Going double-pump, though not ideal, is a good middle ground for consumer processors and fits neatly between regular AVX-256 and proper AVX-512 performance. Showing how noisome AVX-512 can be, Intel officially doesn’t support it on recent 12th Gen Alder Lake processors, which naturally puts AMD at an advantage in specific media workloads. Being fair, there’s little in the way of AVX-512-optimised software at the moment, yet AMD jumps on the mantra of if you build it, they will come.
Fight For Frequency
Design decisions within Zen 4 all tell one story. Architecture refinements play second fiddle to the quest for much higher frequency than available on Zen 3. According to all-round AMD genius Joe Macri, a multi-year collaboration with foundry partner TSMC, which has become closer over time, has enabled the duo to fine-tune high-performance 5nm silicon for elevated clocks.
The exact nature of the silicon remains unknown, but we do know AMD actually failed in the original aim of releasing Zen 4 with a top-bin speed of 6GHz. As 5nm matures, AMD may take very select dies and launch a wattage-unencumbered ‘Ryzen 9 7990X’ with that seminal frequency. But hey, 5.7GHz ain’t bad right out of the gate. Rival Intel appears to have beaten AMD to the 6GHz punch by sort of announcing the upcoming Core i9-13900KS.
Stratospheric single-thread speeds are all well and fine. We’re more impressed by the multi-core prowess of Ryzen 9 7950X, which hovers on the right side of 5GHz when everything is run at 11. Oops, letting the proverbial cat out of the benchmark bag there.
Packaging Opportunities – AM5
AMD’s mainstream chips since 2017 have been resident on the AM4 platform. Fantastic socket longevity provides ample upgrading opportunities over time, considered one of AMD’s key strengths – Ryzen 9 5950X, for example, can be run on select X370 motherboards from way back when – but is an obstacle when designing feature-rich, powerful platforms for the next five years. Something has to give, and in this case, AM4 is the sacrificial lamb.
Which all leads me on to the second point about Ryzen 7000 Series. The chips use the AM5 form factor that’s just not compatible with gnarly, old AM4. You see, AMD transitions to an LGA1718 socket from PGA1334, meaning the pins are located on the motherboard, not the CPU, as is the case with AM4.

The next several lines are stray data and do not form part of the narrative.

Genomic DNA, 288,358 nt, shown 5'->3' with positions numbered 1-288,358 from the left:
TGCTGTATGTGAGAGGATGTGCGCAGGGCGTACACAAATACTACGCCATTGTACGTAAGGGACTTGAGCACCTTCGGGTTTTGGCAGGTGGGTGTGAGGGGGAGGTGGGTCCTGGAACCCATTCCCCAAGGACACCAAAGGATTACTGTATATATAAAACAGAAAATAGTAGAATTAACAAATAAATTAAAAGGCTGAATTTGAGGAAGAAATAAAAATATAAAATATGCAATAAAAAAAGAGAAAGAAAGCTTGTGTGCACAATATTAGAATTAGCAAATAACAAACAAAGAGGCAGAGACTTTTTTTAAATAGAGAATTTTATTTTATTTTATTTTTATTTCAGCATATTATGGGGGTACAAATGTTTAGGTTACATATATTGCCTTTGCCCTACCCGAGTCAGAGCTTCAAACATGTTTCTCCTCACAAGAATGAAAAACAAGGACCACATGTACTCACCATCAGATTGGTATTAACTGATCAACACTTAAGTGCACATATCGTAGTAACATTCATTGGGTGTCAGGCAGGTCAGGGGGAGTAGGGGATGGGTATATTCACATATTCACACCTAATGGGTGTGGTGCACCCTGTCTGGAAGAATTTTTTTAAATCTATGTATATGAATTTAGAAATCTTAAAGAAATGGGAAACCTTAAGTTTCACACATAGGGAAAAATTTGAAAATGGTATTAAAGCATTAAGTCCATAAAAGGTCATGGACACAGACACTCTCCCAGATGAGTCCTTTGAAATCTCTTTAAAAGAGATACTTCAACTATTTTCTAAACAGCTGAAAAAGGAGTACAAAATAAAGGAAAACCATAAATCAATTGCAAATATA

AM4, it has to be said, is the outlier in AMD’s processor stable. High-performance Threadripper (Pro) and server-optimised Epyc have been on an LGA footing since time immemorial; AM5 joins them. No more bent pins on the CPU, though watch out for dropping anything in the socket! In a concession to legion enthusiasts, AMD doesn’t change the 40mm x 40mm socket area, meaning you can re-use AM4 cooling. Another plus point is motherboard makers don’t have to completely redesign boards. A win-win.
Back on point, it’s the extra 29 per cent of pinnage that largely enables AMD to feed high-end beasts with more power. Sure, AM4 could scale high with lots of voltage, but it wasn’t designed to run close to 200W – AM5, on the other hand, laps it up. Extra routing pins also offer plenty of scope to add more features and performance in the future. With all that in mind, I believe shifting the entire mainstream ecosystem is the right idea, even if it doles out short-term pain by closing long-in-the-tooth upgrade paths.
DDR5 – The Only Show In Town
Five appears to be the magic number. AMD makes the move to DDR5 memory almost a year after Intel brought it to the mainstream with 12th Gen Core. Unlike its rival, Ryzen doesn’t bother with also carrying DDR4 compatibility. Want Ryzen 7000 Series, you better budget for DDR5 memory.
The good news is DDR5 memory is becoming more affordable each passing month. A high-performance 32GB kit is available for around £200, which is about 50 per cent more than the cost of enthusiast-grade DDR4. £70 premium for memory is small beer when considered in the wider sense, so whilst DDR4 support would have been nice, especially for budget builds featuring lower-end Ryzen 7000 chips, it ain’t a deal breaker.
One man’s dual-channel DDR5 implementation isn’t the same as another’s. AMD’s distils down as follows:
The takeaway is simple. Sticking four modules into a motherboard results in officially supported speed dropping from a nice 5200MT/s to just 3,600MT/s. Sure, most enthusiast boards will offer much higher speeds, and run stably at that, yet the steep frequency drop-off isn’t ideal. Put simply, run with two modules if you can. Now where are those 64GB modules running at 6600MT/s?
Getting granular on a platform level, you may remember Ryzen 5000 Series CPUs tied the internal memory clock speed to Infinity Fabric speed and integrated memory controller. This changes on Ryzen 7000 Series because of the higher speeds offered by DDR5. In practise, internal RAM speed is still run on a 1:1 ratio with the IMC but the Fabric clock drops down to a 3:2 ratio.
Let’s take an example of DDR5-5200 memory. It actually runs at 2,600MHz internally, which ties to the frequency of the IMC (also 2,600MHz). Infinity Fabric, meanwhile, runs at 1,733MHz on a 3:2 ratio. Put simply, getting the IF clock to 2,600MHz is not going to happen.